Ken Myers, editor of the brilliant Mars Hill Audio Journal (on whose board I serve, I should add), essentially offers something of an implicit critique of phenomena like FPR, not to mention individual blogs and the like, here. He makes a good point:

When everyone can self-publish by putting up a few bucks for a website, they don’t have to face the humiliation of rejection slips. And when a critical mass of people spend more time reading self-published (and often mediocre) writing, and self-produced videos, less time is spent in the company of credentialed creativity. And that translates into declining revenue for established voices and their intermediaries.

On the other hand, DIY movements can also be ways of undermining the very mediocrity Ken detests, in that mediocrity is exactly what the cultural institutions of mass society are so good at providing. I’m in favor of cultural authority, but what do you do when most cultural authorities are corrupt? At any rate, I think that Ken’s argument is very much worth thinking about, especially if, like many of the contributors to this site, you are ambivalent about the kinds of unmediated communication that the Web, Twitter, Facebook, and the rest are making so ubiquitous.

In any case, I second his conclusion:

Twenty or so years ago, cultural conservatives were up in arms about higher education’s demotion of the canon of great literature. They attributed this abandonment to the anti-Western bias of campus leftists. But surely the ecosystem of ideas and sentiments encouraged by uncritical use of the Web, energized by its defining myth of the democratization of knowledge and culture, poses a much greater threat than all those tenured radicals.

Local Culture
Local Culture
Local Culture
Local Culture
Previous articleMen, Boys, and Guns
Next articleFrom Confucians to Consumers?
Jeremy Beer is a philanthropic consultant. He lives with his wife, Kara, in the Willo neighborhood of her hometown: Phoenix, Arizona. Although he likes Arizona and the land west of the one hundredth meridian generally, Jeremy is from Kosciusko County, Indiana, and considers himself a Hoosier patriot. He believes that Booth Tarkington was one of our greatest novelists, that Jean Shepherd was one of our greatest humorists, that Billy Sunday was our one of our greatest (and speediest) orators, and that Larry Bird is without a doubt our greatest living American. Jeremy obtained his doctorate in psychology from the University of Texas at Austin. From 2000 to 2008 he worked at the Intercollegiate Studies Institute in Wilmington, Delaware, serving finally as vice president of publications and editor in chief of ISI Books. He serves on the boards of Front Porch Republic, Inc., Mars Hill Audio, and Catholic Phoenix. A more complete and much more professional bio can be found here. See books written and recommended by Jeremy Beer.


  1. One could pen a pretty catalog of all the risks, drawbacks, and detrimental effects internet publishing brings about. They weigh heavily enough that participation in a venture like FPR really does give one pause. And yet, I’ve always been a bit perturbed by those arguments which try to tie intellectual merit to the “testing ground” of the marketplace. One has to presume a flourishing culture already in existence before one can seriously consider the vote of the marketplace as a salutary ratification of that culture’s judgment.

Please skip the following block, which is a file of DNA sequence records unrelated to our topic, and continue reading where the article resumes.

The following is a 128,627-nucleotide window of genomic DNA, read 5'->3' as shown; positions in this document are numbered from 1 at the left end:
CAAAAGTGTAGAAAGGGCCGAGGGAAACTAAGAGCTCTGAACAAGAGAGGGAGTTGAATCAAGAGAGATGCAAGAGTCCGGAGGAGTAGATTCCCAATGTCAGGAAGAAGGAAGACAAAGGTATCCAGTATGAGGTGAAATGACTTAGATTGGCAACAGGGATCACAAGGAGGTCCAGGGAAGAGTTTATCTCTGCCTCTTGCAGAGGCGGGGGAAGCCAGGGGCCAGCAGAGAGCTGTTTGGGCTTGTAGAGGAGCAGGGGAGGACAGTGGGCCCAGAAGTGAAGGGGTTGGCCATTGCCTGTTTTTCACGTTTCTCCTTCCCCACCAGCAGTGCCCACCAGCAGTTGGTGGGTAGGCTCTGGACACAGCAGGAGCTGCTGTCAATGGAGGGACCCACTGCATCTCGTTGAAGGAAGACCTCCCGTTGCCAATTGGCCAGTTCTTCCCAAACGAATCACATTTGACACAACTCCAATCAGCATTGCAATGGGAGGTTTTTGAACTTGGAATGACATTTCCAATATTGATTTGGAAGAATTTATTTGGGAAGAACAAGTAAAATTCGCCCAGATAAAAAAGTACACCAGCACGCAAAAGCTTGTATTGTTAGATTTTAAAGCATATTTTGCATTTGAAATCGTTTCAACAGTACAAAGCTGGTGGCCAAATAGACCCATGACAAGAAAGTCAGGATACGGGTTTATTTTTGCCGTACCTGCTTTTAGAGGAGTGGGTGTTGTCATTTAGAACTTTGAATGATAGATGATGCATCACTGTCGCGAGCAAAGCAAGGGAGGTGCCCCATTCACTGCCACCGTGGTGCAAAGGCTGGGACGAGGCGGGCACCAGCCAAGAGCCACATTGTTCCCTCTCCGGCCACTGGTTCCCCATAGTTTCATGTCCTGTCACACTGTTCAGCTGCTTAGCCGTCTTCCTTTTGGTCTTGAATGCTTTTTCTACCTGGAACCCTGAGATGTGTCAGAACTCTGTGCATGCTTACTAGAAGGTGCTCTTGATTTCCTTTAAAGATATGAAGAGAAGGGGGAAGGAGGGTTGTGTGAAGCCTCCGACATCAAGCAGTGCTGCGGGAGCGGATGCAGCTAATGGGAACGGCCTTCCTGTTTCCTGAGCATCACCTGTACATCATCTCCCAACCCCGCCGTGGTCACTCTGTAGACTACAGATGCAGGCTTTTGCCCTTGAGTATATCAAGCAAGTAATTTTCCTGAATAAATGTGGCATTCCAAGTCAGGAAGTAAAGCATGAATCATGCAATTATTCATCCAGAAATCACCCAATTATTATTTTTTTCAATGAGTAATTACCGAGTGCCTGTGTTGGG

Our culture is, at the moment, one of pornography, imbecility, and violence; if anything, one ought to experience trepidation if one feels at financial ease in its marketplace.

  2. Considering the sort of self-congratulatory garbage put out by the gatekeepers we may all be thankful that the gates have been torn down and it matters not a whit what Ken Myers and his ilk think. The dustbin of history awaits them.

  3. I like this blog and I hope it succeeds. I think, however, we would all be better off if we read more books and wrote more letters, spending less time blogging and emailing.

  4. Three points: One, the publishing industry has institutionalized mediocrity; two, the journals have become gatekeepers of the status quo, filtering out any real thought, and; three, why is the editor of an on-line journal offering this critique?

  5. What the internet takes away, it also gives.

    The canon is now accessible instantly by anyone who wants to homeschool instead of having to try to construct it and find the various pieces.

    The complaint might be that it allows people to ascend to whatever height they want. And they prefer to excel in mediocrity.

    It isn’t technically democracy – in the sense of Milton Friedman’s example where everyone gets either red or blue ties based on a vote. You can access trashy novels or the works of intellectual giants equally and individually.

    The cultural authority is in places like the one here. I can choose based on quality. Instead of worrying about corruption, I can see if they are corrupt.

    I CAN change the channel, from dreck to something substantial. And that is a very good thing.

    It isn’t the bifactional ruling party, or the handful of networks that regurgitate their press releases. I can find, aggregate, and even create what I think is truth, and be measured based on what I’ve posted. Not on what is PC, acceptable, or whatever.

  6. Sooner or later we all have to accept the fact that we live in the twenty-first century. And that means taking the useful and good (sites like this, for instance) and leaving the wasteful and worthless.

    The internet, properly used, can be more useful than harmful to the budding Distributist movement.

Comments are closed.